Neil Gaiman was irritated to learn his beloved C.S. Lewis was a Christian who infused his work with Christian truths. He felt betrayed that this favorite author would have an agenda for his stories (as if all authors don’t write from some kind of moral framework), but Lewis’s influence on Gaiman carries on. Russell Moore spells in out in Touchstone.
In the American Gods mythology, the old gods—the supernatural beings associated with rain and fertility and war—are at odds with the new gods—such as media and technology. Many of the motifs of Narnia are there. The “bad guys” muster their troops at the Stone Table in Lewis’s Narnia; they do so at Chattanooga’s Rock City in Gaiman’s America. The Pevensie children find their destiny as kings and queens of Narnia; Gaiman’s human Shadow Moon (yes, that’s his name) finds his destiny as, literally, the son of a god. Aslan offers up his life as an atoning sacrifice in Narnia; Odin does the same for Gaiman, complete with a spear in his side and, of course, a resurrection.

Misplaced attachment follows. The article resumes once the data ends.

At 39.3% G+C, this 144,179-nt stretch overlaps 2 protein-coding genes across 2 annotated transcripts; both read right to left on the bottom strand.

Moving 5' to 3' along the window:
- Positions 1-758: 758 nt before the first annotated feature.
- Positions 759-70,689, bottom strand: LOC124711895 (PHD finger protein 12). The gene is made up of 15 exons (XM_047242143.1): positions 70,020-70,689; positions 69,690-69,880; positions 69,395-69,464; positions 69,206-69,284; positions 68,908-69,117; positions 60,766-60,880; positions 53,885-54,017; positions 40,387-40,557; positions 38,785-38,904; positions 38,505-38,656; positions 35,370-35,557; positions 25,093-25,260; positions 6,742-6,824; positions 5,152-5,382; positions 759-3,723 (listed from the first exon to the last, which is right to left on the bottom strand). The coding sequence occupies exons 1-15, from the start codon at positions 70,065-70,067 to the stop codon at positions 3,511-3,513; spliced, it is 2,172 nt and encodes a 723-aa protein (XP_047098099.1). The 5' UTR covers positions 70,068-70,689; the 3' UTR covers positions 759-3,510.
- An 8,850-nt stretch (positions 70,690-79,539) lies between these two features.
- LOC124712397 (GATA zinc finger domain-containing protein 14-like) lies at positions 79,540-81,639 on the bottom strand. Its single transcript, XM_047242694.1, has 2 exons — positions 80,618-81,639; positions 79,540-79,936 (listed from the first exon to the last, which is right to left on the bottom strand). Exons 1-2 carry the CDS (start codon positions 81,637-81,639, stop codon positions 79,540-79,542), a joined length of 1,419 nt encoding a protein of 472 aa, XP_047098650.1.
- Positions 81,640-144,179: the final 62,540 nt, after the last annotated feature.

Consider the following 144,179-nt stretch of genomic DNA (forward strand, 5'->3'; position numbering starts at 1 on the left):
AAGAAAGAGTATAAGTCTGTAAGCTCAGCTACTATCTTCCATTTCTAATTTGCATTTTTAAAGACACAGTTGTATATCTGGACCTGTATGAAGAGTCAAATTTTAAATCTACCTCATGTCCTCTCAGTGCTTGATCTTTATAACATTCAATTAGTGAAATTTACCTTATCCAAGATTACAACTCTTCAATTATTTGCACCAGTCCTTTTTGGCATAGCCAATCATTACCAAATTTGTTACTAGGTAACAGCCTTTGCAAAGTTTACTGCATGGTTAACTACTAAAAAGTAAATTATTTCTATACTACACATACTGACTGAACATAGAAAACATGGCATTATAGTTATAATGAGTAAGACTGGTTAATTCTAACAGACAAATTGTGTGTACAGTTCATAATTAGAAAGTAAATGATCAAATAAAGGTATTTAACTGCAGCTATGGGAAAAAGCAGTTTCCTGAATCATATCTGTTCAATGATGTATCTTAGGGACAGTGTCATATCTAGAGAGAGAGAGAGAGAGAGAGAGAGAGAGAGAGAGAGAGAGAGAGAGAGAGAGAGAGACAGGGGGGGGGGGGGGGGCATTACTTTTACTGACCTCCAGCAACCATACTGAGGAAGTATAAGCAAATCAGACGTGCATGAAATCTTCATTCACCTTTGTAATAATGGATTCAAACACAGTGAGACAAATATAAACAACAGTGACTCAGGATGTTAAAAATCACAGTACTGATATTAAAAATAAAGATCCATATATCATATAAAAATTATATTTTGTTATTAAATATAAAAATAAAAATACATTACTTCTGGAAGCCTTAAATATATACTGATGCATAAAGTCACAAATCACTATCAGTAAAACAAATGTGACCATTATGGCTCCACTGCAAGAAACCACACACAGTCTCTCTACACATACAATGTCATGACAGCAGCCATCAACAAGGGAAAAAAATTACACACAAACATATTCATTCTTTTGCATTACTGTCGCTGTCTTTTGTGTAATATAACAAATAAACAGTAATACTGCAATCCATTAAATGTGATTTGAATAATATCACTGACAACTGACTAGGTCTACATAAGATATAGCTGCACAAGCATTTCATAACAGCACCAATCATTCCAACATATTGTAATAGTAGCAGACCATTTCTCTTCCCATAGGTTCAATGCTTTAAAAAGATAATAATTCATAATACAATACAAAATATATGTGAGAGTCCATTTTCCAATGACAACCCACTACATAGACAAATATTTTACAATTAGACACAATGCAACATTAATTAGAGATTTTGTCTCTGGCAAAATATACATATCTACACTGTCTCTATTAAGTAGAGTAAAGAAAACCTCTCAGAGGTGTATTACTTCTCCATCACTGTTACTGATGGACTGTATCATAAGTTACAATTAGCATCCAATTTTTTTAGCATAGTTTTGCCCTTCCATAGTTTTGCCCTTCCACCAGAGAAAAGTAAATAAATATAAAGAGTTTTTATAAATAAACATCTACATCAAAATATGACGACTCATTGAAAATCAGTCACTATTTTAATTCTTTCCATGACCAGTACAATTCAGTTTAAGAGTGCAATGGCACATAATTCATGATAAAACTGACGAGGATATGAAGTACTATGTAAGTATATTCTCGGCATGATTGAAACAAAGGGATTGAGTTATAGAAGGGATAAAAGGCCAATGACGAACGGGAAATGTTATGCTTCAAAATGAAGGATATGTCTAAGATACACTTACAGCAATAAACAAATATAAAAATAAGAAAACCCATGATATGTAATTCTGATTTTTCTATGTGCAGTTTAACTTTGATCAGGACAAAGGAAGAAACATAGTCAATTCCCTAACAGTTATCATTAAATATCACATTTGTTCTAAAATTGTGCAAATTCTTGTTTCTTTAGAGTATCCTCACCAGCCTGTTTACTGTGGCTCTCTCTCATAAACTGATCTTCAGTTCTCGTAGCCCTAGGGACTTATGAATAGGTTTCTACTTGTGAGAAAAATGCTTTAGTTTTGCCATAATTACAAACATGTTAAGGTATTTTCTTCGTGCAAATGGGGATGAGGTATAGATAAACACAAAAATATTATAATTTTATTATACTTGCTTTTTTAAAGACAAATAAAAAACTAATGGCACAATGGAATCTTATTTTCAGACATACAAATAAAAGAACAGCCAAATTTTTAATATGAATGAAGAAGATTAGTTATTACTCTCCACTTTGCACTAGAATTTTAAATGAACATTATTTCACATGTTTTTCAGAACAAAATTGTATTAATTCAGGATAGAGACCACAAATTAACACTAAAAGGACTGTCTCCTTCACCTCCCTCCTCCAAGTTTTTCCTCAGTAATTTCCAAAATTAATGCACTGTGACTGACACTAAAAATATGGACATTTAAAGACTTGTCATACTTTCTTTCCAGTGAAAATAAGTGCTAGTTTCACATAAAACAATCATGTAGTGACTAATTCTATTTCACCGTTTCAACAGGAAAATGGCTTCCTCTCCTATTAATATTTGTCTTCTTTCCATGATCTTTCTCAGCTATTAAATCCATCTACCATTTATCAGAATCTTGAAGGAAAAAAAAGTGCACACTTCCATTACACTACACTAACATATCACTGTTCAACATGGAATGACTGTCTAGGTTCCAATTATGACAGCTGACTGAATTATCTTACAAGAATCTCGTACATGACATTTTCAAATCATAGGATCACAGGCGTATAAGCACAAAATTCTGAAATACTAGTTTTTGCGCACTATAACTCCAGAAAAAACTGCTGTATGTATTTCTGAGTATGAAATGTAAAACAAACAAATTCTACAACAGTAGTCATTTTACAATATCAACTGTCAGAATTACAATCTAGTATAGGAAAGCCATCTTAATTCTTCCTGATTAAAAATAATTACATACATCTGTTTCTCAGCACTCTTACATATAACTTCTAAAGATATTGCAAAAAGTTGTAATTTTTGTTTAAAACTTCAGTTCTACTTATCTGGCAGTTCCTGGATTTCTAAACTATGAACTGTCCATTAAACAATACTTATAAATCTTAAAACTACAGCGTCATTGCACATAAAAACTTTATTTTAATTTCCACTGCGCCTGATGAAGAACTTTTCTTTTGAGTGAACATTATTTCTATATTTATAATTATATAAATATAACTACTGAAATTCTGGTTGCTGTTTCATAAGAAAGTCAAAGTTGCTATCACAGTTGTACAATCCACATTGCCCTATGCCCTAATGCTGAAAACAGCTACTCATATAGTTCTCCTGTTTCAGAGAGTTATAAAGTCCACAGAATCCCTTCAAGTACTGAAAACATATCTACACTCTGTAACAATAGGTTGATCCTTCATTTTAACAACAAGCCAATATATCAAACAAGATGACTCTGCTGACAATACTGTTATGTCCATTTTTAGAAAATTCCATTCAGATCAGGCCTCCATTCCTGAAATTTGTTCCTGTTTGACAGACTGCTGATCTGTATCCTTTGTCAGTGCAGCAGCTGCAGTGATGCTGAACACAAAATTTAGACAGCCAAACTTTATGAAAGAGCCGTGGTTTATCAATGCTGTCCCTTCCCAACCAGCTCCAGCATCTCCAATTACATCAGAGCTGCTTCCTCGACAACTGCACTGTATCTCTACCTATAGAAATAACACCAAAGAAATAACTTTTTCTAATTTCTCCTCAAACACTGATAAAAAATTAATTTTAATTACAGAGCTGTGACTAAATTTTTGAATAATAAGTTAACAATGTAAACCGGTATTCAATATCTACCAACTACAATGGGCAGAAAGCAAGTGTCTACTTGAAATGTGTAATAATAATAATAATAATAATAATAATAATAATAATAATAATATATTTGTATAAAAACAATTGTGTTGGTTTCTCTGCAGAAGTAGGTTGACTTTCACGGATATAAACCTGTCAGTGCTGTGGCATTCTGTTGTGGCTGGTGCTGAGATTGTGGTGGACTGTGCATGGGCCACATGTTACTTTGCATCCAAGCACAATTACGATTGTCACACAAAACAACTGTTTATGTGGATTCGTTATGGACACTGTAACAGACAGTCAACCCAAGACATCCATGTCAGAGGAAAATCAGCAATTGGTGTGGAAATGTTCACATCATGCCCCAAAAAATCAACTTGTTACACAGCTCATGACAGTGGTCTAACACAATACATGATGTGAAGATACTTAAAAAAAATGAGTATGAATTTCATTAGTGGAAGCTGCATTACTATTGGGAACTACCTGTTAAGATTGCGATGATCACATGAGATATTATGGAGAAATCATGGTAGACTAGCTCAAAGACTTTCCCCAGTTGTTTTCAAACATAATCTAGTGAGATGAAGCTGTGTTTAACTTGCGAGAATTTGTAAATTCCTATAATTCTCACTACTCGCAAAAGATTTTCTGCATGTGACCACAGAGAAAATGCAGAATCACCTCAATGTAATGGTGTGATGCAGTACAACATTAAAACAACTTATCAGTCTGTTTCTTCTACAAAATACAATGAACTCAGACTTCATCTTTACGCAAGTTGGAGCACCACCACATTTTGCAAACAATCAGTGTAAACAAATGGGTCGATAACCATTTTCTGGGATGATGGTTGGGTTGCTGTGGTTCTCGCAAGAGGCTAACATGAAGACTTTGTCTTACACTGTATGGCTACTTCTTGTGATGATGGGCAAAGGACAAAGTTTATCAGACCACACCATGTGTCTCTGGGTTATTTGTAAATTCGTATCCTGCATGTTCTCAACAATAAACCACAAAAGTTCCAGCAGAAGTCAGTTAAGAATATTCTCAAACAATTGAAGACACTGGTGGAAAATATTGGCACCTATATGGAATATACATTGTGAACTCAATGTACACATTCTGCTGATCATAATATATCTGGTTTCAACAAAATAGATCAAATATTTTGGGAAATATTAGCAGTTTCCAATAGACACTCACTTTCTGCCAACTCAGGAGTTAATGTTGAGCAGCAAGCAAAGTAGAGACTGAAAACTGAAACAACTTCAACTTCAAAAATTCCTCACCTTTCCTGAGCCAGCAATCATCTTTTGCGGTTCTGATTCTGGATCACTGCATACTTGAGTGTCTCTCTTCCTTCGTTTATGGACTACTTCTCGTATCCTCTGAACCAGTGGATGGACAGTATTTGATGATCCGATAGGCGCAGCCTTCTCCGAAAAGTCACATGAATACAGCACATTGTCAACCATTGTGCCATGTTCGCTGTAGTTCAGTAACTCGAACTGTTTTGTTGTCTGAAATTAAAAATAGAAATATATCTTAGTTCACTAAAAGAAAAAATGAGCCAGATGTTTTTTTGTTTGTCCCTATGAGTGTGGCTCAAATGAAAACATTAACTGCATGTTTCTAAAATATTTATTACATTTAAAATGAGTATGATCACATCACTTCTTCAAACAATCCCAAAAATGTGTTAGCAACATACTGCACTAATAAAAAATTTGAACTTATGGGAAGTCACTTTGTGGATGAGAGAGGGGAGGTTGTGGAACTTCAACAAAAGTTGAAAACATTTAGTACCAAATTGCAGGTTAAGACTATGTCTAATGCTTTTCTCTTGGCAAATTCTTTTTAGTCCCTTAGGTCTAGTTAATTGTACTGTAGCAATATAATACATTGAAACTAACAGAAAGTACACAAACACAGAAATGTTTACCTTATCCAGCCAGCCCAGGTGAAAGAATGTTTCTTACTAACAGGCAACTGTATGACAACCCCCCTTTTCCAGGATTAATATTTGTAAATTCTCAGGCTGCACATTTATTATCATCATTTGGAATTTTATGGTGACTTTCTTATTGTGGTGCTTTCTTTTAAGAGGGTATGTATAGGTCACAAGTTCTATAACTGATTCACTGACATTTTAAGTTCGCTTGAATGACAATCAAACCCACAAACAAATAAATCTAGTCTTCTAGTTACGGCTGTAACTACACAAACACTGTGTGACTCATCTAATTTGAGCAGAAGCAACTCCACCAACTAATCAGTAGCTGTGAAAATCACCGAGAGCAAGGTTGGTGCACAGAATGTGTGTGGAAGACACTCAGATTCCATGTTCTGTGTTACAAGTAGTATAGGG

Gaiman would say that he is simply working with the myths as he found them. As he retells the story in his recent collection of Norse myths, Odin does indeed climb the world tree and hang himself in self-sacrifice, “making the world-tree a gallows and himself the gallows god.” For Gaiman, the gospel might well simply be an echo of that archetypal story. One god with the gallows, another with the cross. But, of course, that is precisely what initially repelled Lewis from Christianity, and ultimately drew him to it.